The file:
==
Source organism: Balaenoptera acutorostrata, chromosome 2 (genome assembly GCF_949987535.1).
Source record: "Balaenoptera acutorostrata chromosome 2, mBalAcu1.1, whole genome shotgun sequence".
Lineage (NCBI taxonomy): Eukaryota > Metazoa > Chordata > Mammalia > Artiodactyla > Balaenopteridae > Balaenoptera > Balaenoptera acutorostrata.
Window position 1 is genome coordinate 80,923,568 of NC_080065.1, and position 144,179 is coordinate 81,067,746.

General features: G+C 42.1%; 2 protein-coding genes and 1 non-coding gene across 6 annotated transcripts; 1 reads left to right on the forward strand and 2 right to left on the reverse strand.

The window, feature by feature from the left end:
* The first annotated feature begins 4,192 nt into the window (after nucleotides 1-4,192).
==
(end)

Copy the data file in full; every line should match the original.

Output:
Source organism: Balaenoptera acutorostrata, chromosome 2 (genome assembly GCF_949987535.1).
Source record: "Balaenoptera acutorostrata chromosome 2, mBalAcu1.1, whole genome shotgun sequence".
Lineage (NCBI taxonomy): Eukaryota > Metazoa > Chordata > Mammalia > Artiodactyla > Balaenopteridae > Balaenoptera > Balaenoptera acutorostrata.
Window position 1 is genome coordinate 80,923,568 of NC_080065.1, and position 144,179 is coordinate 81,067,746.

General features: G+C 42.1%; 2 protein-coding genes and 1 non-coding gene across 6 annotated transcripts; 1 reads left to right on the forward strand and 2 right to left on the reverse strand.

The window, feature by feature from the left end:
* The first annotated feature begins 4,192 nt into the window (after nucleotides 1-4,192).